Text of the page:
On the subject of developing a good relationship with social media, Rachel has a ton of tips, which she shares in the first part of the episode. She also has some thoughts about why we are so compelled to mindlessly scroll in the first place. “I think that there is a sense of control from consuming it, that there’s a feeling of like, if I just have all the information, then I will be safer, I’ll be more prepared because I’ll know what’s coming,” she says. “And that’s not totally wrong. Like, sometimes you really do need to know this stuff. And I think that is why we can’t look away, because it’s like, well, what if the next thing I read is like the thing, the most important thing or the thing everyone’s going to be talking about or the thing that I needed to know?”
On the subject of hobbies, something she says that really resonates with me (and that I found to be a huge relief!) is that you shouldn’t feel pressure to become a “hobby” person—no need to learn to knit or cross-stitch or speak a new language or do anything remotely productive with your time. You can think of yourself as an “activity person” instead—someone who reads books, or watches stand-up comedy on Netflix, or whatever. This reframing of the problem can go a long way. (I am now planning to consider myself a “reading person.” Someone who reads, instead of scrolls. Generally a lot of romance novels, to be honest. And I’m happy with that. It helps me to stay off Twitter, which has done wonders for my stress levels. Shout out to the r/RomanceBooks subreddit for some great recommendations!)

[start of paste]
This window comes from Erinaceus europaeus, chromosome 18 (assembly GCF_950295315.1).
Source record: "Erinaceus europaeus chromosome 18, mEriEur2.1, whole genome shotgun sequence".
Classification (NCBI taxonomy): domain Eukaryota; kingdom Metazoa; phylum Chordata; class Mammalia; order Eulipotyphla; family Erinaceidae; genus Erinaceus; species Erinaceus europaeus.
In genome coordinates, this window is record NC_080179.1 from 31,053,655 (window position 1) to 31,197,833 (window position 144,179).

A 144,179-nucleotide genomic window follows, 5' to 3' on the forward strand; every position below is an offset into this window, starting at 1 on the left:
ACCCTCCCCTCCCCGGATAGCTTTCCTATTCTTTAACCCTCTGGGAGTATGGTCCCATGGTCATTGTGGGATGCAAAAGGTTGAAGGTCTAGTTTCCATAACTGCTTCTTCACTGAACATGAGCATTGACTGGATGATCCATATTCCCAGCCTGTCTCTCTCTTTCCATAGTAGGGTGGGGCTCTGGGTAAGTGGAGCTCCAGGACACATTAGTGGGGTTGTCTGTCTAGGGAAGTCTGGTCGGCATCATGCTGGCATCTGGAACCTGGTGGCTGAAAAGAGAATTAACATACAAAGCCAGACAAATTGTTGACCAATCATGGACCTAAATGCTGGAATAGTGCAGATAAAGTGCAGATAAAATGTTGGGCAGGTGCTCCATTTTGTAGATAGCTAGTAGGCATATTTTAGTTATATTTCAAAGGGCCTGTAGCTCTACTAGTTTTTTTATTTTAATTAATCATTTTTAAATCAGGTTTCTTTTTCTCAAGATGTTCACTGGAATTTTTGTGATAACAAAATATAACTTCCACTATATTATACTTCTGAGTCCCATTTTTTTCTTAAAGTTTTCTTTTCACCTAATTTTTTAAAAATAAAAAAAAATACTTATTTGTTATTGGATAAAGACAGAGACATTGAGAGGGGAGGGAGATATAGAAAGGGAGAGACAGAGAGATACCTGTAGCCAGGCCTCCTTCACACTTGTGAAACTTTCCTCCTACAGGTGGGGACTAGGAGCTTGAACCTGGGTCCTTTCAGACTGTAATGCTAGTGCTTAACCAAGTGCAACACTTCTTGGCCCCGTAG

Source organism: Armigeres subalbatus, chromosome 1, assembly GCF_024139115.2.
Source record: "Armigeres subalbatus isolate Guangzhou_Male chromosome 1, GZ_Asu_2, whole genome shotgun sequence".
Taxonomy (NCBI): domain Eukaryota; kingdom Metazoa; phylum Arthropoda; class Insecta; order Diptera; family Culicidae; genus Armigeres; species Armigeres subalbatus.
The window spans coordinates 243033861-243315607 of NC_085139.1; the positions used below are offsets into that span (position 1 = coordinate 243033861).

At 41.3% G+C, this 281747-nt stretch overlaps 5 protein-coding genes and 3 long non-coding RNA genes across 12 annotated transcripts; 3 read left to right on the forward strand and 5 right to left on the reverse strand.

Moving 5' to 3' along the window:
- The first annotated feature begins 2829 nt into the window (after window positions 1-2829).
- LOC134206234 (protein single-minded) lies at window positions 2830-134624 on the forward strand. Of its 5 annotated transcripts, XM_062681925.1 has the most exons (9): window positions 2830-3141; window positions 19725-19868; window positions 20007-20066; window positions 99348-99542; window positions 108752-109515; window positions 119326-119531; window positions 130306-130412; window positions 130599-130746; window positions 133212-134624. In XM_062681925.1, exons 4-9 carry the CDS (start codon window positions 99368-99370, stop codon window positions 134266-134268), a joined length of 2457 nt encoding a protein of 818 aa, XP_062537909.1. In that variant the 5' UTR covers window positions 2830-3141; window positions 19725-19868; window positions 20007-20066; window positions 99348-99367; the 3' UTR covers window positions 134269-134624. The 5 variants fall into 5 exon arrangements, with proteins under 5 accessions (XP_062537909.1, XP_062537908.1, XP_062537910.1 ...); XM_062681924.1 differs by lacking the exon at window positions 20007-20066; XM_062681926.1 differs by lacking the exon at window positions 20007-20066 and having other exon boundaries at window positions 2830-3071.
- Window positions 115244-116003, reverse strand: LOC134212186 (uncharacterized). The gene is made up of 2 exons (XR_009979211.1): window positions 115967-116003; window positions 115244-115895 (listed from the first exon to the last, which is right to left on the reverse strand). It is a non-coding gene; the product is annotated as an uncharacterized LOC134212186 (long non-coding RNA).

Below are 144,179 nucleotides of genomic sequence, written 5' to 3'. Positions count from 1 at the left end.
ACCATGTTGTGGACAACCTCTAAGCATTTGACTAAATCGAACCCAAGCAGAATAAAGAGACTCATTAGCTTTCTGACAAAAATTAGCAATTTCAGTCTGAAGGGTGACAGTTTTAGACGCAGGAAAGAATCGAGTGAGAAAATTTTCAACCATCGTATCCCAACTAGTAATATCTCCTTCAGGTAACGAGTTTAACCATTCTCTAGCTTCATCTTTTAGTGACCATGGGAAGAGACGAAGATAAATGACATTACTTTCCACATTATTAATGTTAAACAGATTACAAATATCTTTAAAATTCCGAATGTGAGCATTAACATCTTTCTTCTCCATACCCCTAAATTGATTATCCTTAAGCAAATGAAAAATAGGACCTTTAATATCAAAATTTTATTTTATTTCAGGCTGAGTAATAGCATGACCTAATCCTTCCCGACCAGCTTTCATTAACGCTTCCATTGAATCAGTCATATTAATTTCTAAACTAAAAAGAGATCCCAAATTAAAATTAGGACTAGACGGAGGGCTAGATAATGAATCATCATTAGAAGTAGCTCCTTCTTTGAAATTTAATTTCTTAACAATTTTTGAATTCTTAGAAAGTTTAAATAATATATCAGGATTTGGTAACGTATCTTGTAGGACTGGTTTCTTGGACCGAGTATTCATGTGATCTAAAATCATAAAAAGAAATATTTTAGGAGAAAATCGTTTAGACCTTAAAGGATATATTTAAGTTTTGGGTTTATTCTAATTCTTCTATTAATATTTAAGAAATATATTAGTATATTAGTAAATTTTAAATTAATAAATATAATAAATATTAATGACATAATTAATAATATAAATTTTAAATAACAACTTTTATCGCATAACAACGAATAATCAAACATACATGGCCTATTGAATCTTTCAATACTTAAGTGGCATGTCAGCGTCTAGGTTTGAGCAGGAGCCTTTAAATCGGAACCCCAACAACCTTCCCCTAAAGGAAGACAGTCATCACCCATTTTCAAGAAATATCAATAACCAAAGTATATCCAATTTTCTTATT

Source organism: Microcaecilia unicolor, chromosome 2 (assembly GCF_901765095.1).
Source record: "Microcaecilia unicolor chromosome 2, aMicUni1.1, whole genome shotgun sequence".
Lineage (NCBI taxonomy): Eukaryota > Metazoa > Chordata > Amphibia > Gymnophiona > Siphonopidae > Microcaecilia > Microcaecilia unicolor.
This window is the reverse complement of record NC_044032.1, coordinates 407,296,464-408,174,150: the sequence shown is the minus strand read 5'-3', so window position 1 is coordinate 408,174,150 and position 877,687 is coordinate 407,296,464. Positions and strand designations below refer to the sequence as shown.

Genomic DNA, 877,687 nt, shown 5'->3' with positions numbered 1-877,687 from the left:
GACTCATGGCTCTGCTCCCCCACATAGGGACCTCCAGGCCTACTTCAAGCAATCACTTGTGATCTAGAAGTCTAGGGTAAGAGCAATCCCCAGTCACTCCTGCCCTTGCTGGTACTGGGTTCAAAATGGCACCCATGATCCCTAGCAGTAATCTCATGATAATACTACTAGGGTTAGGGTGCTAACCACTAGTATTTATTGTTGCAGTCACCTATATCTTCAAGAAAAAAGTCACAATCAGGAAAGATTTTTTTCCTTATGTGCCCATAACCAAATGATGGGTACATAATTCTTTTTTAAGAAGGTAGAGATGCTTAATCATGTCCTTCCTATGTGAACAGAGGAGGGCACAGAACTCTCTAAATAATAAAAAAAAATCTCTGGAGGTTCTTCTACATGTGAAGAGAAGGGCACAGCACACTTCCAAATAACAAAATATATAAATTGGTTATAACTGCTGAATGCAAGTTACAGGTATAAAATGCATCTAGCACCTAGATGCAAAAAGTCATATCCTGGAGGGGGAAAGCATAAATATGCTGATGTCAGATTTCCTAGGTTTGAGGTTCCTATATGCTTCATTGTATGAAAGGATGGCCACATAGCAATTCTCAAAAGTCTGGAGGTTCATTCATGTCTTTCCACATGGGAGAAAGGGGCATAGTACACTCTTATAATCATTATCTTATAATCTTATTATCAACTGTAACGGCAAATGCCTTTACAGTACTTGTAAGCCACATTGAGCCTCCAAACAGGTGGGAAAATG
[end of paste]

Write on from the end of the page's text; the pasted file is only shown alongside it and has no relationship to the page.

To round out the episode, we also hear from Neda Gould, Ph.D., a clinical psychologist at the Johns Hopkins School of Medicine. She works with adult patients with anxiety and depression and spends a lot of her time helping people be more mindful. And grounded in the present moment. We told Dr. Gould about Alexa’s struggles and asked her if she had any advice for someone who can’t get off of social media because it’s her job. She has some tips that Alexa could follow to help make her screen time just a little bit more bearable. Tips like, set an intention with your social media use. Before you start scrolling, pause and take a few deep breaths and check in with your body and emotions. Practical mindfulness-based tips that help you get away from the mindlessness of doomscrolling.
All really great to know. I hope you give it a listen, and find this advice as lovely and helpful as I do.
If you’re interested in learning more about any of these topics—tips for avoiding doomscrolling, the emotional impact of social media, being more mindful, developing hobbies—here are some articles from SELF you might enjoy:
9 Things to Try If You Hate Social Media But Don’t Actually Want to Quit
Here’s How to Know If You Need a Social Media Break
9 Mental Health Tips for Anyone Feeling Emotionally Pummeled By 2020
9 Emotional Regulation Tips for Anyone Who’s Struggling Right Now
There’s Never Been a Better Time to Try Guided Meditation
How to Meditate If You Have No Idea Where to Start
I Implore You to Distract Yourself
Letter of Recommendation: Don’t Turn Your Hobby Into a Side Hustle
Letter of Recommendation: Find Joy in Movement During the Pandemic
If You’re Bad at Meditating, Can I Suggest Knot-Tying?
21 Adult Coloring Books That Will Help You Unplug and Unwind